Colorado Mountains

The second leg of our August 2023 road trip landed us in the Colorado mountains on the Western Slope and then on to the base of Pike’s Peak.

Here’s what we did.


Our first stop was dinner and a hotel in Cortez a small town near Mesa Verde National Park (which we did not visit on this trip) and the Four Corners area. I’ve shared a visit here.

After the long drive through the lovely but barren desert of Four Corners, Cortez is the beginning of agricultural land and lovely Western Slope mountain vistas.

About one hour from Durango, the smaller town offers less congestion and an easier place to pull in off the road as a good rest spot on a long road trip.

Pagosa Springs

Several years ago we visited a café and got the best breakfast burrito in Pagosa Springs, so it was on my travel agenda to go back to that café and get a burrito.

Any time I’m in Colorado, a breakfast burrito is a necessity.  Colorado Mexican food is made differently than Arizona or Texas, so I get my fill when I’m “back home.”

Pagosa Springs used to be known as an agriculatural area with nearby natural springs as the only draw for visitors.  It is now overrun by tourists and quite busy, but the produce trucks still deliver to stands daily.

We stopped and got a basket of peaches from Palisades, Olathe corn and an orange watermelon from I don’t know where.

Nothing beats fresh produce.

Cripple Creek

My dear sister Susie and her hub Mike generously have let us stay in their gorgeous mountain home in Cripple Creek in years past and we invited ourselves back this summer.

Cripple Creek is an old mining town revitalized by casinos.  The town’s elevation is right under 10,000 feet so cool weather and brilliant blue skies make it so pretty.

There are a number of housing developments in the remote mountain areas outside the town comprised of very old homes and newer ones.

Now, when I say “housing development” I mean the land has been developed with electricity, water, etc,. but the homes are nestled in pines and aspens on acres of land. The roads are unpaved and if feels as if you might be quite alone.

A couple days of no internet access and no cell phone reception allowed us to unplug.

We took a lovely walk to some nearby ponds.  

An ATV ride to the top of their mountain neighorhood was so fun.  I posed as the driver below, but I was more comfy with hub in the driver’s seat and I rode in the back. My arms and legs were just a wee bit too short.

We ate lots of good food and enjoyed our stay.

Colorado Springs

At the foot of the other side of Pike’s Peak is Colorado Springs and is where Susie and Mike live full time.

The visit with them was so great and included a trip to a local town’s annual festival, a trip up Pike’s Peak on the cog railway and dinner with my nephew!

As you can see from the parade photo below, the monsoons have had no problem visiting Colorado this year.

Pike’s Peak

A few comments about Pike’s Peak here. My sister, a life-long Coloradoan, had never been to the top of the peak (14,115 feet elevation) so it was on her bucket list.

Pike’s Peak is the highest peak along the Rocky Mountain front range and is the prominent backdrop for Colorado Springs – including the Air Force Academy.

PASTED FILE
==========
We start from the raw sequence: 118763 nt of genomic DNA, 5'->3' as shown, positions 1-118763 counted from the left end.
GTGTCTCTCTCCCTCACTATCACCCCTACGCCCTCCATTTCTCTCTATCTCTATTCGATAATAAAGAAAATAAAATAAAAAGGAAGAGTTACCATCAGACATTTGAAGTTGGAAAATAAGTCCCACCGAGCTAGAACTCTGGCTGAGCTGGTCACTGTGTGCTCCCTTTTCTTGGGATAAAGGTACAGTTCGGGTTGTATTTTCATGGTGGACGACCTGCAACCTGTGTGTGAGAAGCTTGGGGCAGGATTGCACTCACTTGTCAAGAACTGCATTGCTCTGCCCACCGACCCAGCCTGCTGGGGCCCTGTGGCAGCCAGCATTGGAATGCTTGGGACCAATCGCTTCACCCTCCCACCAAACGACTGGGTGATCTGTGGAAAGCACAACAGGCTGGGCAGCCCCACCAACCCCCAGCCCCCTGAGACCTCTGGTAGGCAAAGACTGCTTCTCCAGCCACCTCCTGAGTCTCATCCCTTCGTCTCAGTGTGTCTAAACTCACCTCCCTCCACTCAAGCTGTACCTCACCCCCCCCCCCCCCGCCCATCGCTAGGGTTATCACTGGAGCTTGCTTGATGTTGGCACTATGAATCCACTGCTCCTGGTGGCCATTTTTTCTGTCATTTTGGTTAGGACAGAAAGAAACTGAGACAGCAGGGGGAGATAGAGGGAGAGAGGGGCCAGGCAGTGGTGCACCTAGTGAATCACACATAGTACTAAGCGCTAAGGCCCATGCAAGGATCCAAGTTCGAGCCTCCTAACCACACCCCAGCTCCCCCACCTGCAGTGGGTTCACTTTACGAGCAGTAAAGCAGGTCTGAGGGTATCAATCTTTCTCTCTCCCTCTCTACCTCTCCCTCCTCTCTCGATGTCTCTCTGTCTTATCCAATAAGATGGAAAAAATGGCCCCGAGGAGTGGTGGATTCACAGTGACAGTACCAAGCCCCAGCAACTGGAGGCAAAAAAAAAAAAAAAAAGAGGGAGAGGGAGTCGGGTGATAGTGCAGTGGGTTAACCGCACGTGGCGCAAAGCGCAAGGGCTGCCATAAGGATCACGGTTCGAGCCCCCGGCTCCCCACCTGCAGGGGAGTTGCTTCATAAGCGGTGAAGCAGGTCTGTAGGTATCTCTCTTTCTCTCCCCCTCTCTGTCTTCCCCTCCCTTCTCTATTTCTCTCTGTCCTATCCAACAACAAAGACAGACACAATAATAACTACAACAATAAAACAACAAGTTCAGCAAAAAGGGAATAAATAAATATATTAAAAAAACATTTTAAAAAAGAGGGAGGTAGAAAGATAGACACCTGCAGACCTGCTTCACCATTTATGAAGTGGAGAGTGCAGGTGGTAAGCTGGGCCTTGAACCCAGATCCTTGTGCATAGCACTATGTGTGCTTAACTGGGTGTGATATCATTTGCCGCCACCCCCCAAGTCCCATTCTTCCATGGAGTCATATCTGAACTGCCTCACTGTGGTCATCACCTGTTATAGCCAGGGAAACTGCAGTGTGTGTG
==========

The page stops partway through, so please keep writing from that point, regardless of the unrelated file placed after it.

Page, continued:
Vistors can reach the top by walking, driving a hairpin road or taking the cog railway.

We opted for the train over the drive, and praise the lord we did, but more on that in a sec.

We were lucky to get reservations on the cog because it sold out, but we got great seats and a nice honeymooning couple to take our pics.

And then chug chug up the hill. To the very top. And then. Sleet and rain and thunder and BOOM! a lightning strike that had EMTs sheltering us in place in either the train or the visitor’s center.

From the top of the peak you are supposed to be able to see as far as Oklahoma. Um. Well, we couldn’t see past the guardrail.

Can you imagine if we had decided to drive the switchback road and had to come down in four-wheel drive? Yikes.

Anywho. The train ended up taking two lightning strikes, the computer rebooted and still we could not get back down the hill (after sheltering in place and a half-hour delay) any faster than five miles an hour.

It took forever. And a good half of the ride was foggy so there wasn’t even much of a view.

So. Not exactly what we were hoping for, but an adventure nonetheless and time spent with loved ones. I’m not complaining.

What I’m Reading

We have had some down time for reading (when we’re not driving or doing other fun stuff) so I wanted to catch you up on a couple of books.

Iron River by T. Jefferson Parker is number three in the Charlie Hood series.  Number two in the series, I missed, but it didn’t seem to matter.  I really liked this book because it had a little paranormal twist to it. This book gets four stars on Goodreads from me.

The Diary of Ellen Rimbauer looks like it’s written by Joyce Reardon, PhD, but it’s written by Stephen King.  If King is a hit or miss for you like he is for me, I’m calling this one a miss.

Wrap Up

We will be heading back to Arizona this week but our adventures are not quite over yet.  I can’t wait to share those with you as we go along.

August is half over; how are you spending the month?

Getting out of the heat for a bit and enjoying family were our top goals and they were met!